When I returned home, every time I looked at my jewelry box I was stabbed with a pang of guilt. If only I'd left the precious little bracelet where it belonged. If only...

Two years later I was living in Montana. It had been Hell getting established there, both physically and emotionally. (That is a long and painful story to make a stone weep, and I'll spare you.) One day when I was feeling as low as I could get, and couldn't find a single reason to feel hopeful about my situation, I opened my jewelry box at the end of the day to put my earrings in it as I was undressing for bed and was absolutely stunned: my precious little lost bracelet was laying there in the jewelry box, where it always had lain for twenty years until I foolishly lost it.

I am not making this up. And I did not just think I lost the bracelet. The bracelet was lost, and the evidence of my painful error was with me every day for two years as I daily went in and out of that jewelry box to fetch and return the earrings of the day. There is no mistake. One day the bracelet was lost. The next day it wasn't. I have just walked to my bedroom to verify that it is still there, to make sure that I didn't imagine this highly implausible tale. It is still there. If you don't believe it was lost in the first place, you can contact my old boyfriend and he'll confirm how I lamented and wailed its loss (so much so that I ruined our weekend together).

I have no idea how the bracelet made it back into my jewelry box from the void. But it did. And I'm grateful to have it back; and to have it as a reminder that there are things in this universe so strange and mysterious that we cannot comprehend them.

NaBloPoMo 2010 Post #1

Since it's been nearly six months since my last blog post, I decided to join the NaBloPoMo initiative. I'm also doing NaNoWriMo for the fifth year in a row; so now I'll be cranking out a minimum of fifteen hundred words a day for my "novel," and making two blogs posts a day (for this one, as well as "Behold the Lilies"). I've been enthusiastic and motivated before about "turning over a new leaf" and posting every single day. Hope springs eternal, and the road to Hell is paved with good intentions. Hopefully, I won't find myself in Hell at the end of the thirty days, and will find myself with an agent and on the road to publication instead. ;-)

I'm not proud, so I'll start off by using the handy prompts that NaBloPoMo provides. Prompt #1 for Day 1, November 1, 2010: How would your life change if you didn't have rent or a mortgage to pay, i.e., if your housing was free?

This is such a good question. Not because it's hard for me to answer, but because it's a question created from something that so many of us say to ourselves all the time anyway: "If only I didn't have to pay rent... If only I didn't have to make a car payment... If only I didn't have to work for a living... If only..."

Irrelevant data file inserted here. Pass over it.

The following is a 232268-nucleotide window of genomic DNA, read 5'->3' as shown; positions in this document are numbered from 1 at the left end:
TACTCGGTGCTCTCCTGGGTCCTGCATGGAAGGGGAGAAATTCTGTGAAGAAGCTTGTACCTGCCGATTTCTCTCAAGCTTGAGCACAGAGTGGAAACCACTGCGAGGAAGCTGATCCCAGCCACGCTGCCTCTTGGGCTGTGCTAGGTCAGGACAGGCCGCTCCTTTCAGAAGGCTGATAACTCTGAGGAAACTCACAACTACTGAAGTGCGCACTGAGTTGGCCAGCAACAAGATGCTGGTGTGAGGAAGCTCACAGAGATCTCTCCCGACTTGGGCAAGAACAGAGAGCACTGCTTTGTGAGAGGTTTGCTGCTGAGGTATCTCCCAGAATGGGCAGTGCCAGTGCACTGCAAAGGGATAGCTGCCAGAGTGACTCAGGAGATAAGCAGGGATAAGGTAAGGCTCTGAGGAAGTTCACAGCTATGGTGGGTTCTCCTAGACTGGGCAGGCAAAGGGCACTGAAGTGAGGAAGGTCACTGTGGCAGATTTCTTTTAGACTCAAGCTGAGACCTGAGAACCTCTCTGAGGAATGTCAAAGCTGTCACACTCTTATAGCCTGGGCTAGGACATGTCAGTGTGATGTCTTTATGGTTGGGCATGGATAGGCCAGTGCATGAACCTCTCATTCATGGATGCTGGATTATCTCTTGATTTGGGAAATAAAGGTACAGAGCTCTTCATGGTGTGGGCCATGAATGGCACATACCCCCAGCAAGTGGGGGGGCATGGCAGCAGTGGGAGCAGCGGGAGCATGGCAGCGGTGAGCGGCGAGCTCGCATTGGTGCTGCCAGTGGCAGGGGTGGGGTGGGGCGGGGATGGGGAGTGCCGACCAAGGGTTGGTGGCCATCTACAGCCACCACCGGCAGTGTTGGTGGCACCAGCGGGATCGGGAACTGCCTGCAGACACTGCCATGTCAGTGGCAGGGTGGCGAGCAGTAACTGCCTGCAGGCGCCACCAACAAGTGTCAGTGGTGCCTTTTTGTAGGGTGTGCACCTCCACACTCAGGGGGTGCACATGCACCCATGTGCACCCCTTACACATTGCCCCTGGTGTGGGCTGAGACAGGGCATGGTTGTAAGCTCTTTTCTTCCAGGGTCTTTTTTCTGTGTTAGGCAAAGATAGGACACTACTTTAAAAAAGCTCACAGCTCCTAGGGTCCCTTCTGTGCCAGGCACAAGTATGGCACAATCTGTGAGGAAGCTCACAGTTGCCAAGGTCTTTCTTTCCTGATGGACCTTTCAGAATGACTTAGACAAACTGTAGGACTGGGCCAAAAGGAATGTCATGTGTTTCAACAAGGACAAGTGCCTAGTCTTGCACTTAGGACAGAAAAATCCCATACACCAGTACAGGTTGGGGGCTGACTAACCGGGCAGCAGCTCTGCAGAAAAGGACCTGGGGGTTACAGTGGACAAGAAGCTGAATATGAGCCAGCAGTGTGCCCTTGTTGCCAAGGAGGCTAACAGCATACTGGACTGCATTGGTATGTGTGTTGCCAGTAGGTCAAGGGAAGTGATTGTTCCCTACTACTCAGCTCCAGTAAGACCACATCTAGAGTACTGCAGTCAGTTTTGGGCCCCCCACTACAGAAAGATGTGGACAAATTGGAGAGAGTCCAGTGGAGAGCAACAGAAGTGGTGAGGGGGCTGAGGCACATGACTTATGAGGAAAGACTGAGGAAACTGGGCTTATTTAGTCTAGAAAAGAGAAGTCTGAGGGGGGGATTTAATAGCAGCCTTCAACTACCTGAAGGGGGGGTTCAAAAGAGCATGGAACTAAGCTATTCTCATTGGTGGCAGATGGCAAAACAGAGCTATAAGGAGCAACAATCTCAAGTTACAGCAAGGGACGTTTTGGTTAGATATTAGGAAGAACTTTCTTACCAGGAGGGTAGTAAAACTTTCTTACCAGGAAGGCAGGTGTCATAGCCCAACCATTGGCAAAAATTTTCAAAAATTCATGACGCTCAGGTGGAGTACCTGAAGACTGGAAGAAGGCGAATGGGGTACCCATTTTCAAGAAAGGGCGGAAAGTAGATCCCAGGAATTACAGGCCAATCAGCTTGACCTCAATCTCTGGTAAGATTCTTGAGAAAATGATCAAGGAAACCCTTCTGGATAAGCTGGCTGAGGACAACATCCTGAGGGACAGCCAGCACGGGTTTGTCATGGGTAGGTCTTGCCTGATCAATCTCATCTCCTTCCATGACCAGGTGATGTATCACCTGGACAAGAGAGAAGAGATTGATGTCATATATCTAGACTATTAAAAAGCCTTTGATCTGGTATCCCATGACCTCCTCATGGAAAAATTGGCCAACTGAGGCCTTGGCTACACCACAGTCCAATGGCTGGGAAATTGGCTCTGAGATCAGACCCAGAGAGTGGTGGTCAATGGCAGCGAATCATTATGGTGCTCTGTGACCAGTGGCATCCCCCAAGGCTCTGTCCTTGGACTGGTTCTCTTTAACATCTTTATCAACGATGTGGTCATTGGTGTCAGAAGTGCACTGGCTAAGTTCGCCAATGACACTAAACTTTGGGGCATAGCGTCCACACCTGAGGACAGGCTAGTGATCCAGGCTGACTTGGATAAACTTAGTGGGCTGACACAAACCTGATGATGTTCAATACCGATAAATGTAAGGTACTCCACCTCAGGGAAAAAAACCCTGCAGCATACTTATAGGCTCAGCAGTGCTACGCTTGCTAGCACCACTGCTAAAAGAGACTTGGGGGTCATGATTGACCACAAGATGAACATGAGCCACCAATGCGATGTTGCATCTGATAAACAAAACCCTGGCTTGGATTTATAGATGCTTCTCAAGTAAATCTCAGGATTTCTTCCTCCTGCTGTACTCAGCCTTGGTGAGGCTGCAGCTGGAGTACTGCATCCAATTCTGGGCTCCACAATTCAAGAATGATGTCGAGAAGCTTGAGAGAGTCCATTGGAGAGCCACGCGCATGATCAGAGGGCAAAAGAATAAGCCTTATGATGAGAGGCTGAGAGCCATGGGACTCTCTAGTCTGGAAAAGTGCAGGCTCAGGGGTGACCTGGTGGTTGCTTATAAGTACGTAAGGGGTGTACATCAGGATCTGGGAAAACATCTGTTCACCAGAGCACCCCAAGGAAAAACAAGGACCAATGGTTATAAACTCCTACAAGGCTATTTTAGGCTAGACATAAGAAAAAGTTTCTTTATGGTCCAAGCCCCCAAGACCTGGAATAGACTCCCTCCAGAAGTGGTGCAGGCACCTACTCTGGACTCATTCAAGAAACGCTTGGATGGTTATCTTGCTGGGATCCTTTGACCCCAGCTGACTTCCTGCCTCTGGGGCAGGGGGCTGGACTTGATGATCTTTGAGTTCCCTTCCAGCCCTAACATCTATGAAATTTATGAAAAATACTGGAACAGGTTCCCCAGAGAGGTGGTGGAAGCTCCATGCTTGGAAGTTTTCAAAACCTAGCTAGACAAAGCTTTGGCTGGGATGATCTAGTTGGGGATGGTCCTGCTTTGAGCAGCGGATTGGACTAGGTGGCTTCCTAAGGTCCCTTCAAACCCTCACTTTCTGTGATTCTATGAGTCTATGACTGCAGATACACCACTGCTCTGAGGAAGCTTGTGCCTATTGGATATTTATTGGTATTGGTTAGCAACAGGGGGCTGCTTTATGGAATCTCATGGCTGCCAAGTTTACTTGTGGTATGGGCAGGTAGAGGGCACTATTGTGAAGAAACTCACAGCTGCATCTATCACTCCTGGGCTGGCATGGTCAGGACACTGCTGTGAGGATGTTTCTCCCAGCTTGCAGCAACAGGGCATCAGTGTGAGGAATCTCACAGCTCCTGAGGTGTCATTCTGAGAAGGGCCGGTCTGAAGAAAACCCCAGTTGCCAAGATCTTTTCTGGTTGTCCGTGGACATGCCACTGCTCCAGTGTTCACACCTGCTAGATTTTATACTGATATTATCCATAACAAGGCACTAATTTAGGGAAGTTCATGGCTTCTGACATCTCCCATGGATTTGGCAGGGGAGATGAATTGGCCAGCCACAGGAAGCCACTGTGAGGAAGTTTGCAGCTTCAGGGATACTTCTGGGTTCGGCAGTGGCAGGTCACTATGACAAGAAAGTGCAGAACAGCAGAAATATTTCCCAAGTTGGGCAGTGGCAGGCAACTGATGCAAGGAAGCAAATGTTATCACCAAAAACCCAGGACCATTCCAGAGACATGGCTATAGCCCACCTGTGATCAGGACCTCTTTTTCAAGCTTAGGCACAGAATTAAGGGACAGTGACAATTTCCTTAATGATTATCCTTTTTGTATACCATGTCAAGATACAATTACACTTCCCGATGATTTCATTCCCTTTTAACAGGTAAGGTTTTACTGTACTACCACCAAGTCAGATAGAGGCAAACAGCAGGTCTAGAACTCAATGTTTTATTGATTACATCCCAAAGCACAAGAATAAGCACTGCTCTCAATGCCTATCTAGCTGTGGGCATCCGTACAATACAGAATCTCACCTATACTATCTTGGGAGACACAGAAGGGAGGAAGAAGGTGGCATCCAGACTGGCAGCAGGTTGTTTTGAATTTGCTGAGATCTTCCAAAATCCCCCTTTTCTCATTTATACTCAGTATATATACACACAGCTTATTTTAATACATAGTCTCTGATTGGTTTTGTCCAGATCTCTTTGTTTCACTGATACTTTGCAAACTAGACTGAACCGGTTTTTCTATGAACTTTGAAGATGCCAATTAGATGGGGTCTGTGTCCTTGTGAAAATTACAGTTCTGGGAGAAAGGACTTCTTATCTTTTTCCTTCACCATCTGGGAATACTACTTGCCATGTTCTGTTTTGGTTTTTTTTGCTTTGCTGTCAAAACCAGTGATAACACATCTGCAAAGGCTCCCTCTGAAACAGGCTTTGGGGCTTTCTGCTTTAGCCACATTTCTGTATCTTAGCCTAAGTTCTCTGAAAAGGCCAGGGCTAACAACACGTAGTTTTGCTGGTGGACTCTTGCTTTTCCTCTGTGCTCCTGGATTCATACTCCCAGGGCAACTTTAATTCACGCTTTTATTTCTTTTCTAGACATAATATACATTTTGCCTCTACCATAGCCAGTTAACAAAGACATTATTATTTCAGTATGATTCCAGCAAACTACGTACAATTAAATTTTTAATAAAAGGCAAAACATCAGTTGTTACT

But the speculation usually stops there for most of us. Hardly anyone I know goes beyond the "If only...." and finishes the statement with any kind of wish or plan. On the rare occasions anyone asks us what we really want, hardly anyone can come up with an answer.

I found this to be true of myself a while back. I was stunned by my lack of imagination! If I'd been asked "What do you really want?" twenty five years earlier I would likely have had a rapid fire list of ready responses. It's so easy to dream and want when we are young.

Despite the disturbing realization that I had no ready responses, I started thinking about it. I thought entirely too much about it, in my opinion; delving into why I can't want anything, and how I got to be this way. (I'll spare you the long and boring story of my painful delving and just skip to the end: what I want.) After identifying root causes and practicing the art of wanting and naming what I want, I can now answer this question easily.

If you didn't have to pay rent or a mortgage and my housing were free, I would still work for a living. Without the burdensome expense of a rent or a mortgage, I would finally have disposable income with which I could invest in myself and the accomplishment of my dreams. I would continue to live at the same standard of living I do now, but I would sock the money away for as long as it takes to build the emergency and retirement funds that investment and financial experts tell us we should have. With the peace of mind and boldness of spirit that money in the bank can provide, I would only work for someone else if they took such great care of me that I couldn't wait to get to work every morning. I would also do only the work that I love to do, and would not spend a single moment in any kind of drudgery or time-wasting, life-wasting endeavor.

I can't help but believe that the only person who is ever going to treat me as well and provide me with the perfect, meaningful, enjoyable work to which I would limit myself would be me. So I would most likely be self-employed. I would start another beauty salon, make it successful, replace myself as the manager and franchise it, and give half of the profits to charity.

I would write, publish and market all of the digital classroom tools that I have on my "to do" list but have never had time to finish; build an educational software empire, and give half of the profits to charity.

I would start a school for the arts and make it possible for any child who wants to attend it to do so, regardless of their economic situation; and I would take half of the profits from that organization and give them to the non-profit support organization I would create to cover tuition for the students who can't pay.